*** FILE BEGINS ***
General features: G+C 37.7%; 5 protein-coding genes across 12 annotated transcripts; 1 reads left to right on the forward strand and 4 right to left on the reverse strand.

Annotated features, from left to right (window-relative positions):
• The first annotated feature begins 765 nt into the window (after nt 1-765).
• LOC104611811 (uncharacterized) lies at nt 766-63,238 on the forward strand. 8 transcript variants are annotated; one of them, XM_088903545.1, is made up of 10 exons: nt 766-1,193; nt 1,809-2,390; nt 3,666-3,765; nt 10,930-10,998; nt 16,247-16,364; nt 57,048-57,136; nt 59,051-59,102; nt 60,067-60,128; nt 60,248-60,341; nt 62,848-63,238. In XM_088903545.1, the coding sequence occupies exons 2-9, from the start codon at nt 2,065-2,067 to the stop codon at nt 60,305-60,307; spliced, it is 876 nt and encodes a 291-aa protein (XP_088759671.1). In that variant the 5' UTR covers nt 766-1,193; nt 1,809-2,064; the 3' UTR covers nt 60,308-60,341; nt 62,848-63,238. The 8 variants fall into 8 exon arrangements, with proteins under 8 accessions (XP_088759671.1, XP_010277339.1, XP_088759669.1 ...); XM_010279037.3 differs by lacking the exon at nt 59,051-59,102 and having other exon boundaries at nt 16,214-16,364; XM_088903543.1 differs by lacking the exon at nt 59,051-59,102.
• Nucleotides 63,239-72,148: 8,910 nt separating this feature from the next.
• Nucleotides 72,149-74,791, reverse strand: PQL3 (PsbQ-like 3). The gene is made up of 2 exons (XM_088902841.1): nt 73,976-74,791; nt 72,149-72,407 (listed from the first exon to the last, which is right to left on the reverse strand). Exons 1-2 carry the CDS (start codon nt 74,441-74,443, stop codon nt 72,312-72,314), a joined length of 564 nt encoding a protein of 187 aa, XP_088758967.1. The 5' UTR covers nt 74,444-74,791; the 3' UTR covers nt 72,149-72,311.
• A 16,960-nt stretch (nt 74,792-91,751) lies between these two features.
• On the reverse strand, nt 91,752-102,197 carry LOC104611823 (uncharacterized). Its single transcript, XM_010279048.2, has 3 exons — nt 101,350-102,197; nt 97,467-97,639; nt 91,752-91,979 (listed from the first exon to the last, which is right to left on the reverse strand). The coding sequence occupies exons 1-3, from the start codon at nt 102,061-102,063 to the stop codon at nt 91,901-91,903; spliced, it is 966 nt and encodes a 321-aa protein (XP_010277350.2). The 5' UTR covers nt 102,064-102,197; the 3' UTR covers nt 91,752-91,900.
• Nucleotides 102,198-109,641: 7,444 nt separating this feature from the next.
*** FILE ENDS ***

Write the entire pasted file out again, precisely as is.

General features: G+C 37.7%; 5 protein-coding genes across 12 annotated transcripts; 1 reads left to right on the forward strand and 4 right to left on the reverse strand.

Annotated features, from left to right (window-relative positions):
• The first annotated feature begins 765 nt into the window (after nt 1-765).
• LOC104611811 (uncharacterized) lies at nt 766-63,238 on the forward strand. 8 transcript variants are annotated; one of them, XM_088903545.1, is made up of 10 exons: nt 766-1,193; nt 1,809-2,390; nt 3,666-3,765; nt 10,930-10,998; nt 16,247-16,364; nt 57,048-57,136; nt 59,051-59,102; nt 60,067-60,128; nt 60,248-60,341; nt 62,848-63,238. In XM_088903545.1, the coding sequence occupies exons 2-9, from the start codon at nt 2,065-2,067 to the stop codon at nt 60,305-60,307; spliced, it is 876 nt and encodes a 291-aa protein (XP_088759671.1). In that variant the 5' UTR covers nt 766-1,193; nt 1,809-2,064; the 3' UTR covers nt 60,308-60,341; nt 62,848-63,238. The 8 variants fall into 8 exon arrangements, with proteins under 8 accessions (XP_088759671.1, XP_010277339.1, XP_088759669.1 ...); XM_010279037.3 differs by lacking the exon at nt 59,051-59,102 and having other exon boundaries at nt 16,214-16,364; XM_088903543.1 differs by lacking the exon at nt 59,051-59,102.
• Nucleotides 63,239-72,148: 8,910 nt separating this feature from the next.
• Nucleotides 72,149-74,791, reverse strand: PQL3 (PsbQ-like 3). The gene is made up of 2 exons (XM_088902841.1): nt 73,976-74,791; nt 72,149-72,407 (listed from the first exon to the last, which is right to left on the reverse strand). Exons 1-2 carry the CDS (start codon nt 74,441-74,443, stop codon nt 72,312-72,314), a joined length of 564 nt encoding a protein of 187 aa, XP_088758967.1. The 5' UTR covers nt 74,444-74,791; the 3' UTR covers nt 72,149-72,311.
• A 16,960-nt stretch (nt 74,792-91,751) lies between these two features.
• On the reverse strand, nt 91,752-102,197 carry LOC104611823 (uncharacterized). Its single transcript, XM_010279048.2, has 3 exons — nt 101,350-102,197; nt 97,467-97,639; nt 91,752-91,979 (listed from the first exon to the last, which is right to left on the reverse strand). The coding sequence occupies exons 1-3, from the start codon at nt 102,061-102,063 to the stop codon at nt 91,901-91,903; spliced, it is 966 nt and encodes a 321-aa protein (XP_010277350.2). The 5' UTR covers nt 102,064-102,197; the 3' UTR covers nt 91,752-91,900.
• Nucleotides 102,198-109,641: 7,444 nt separating this feature from the next.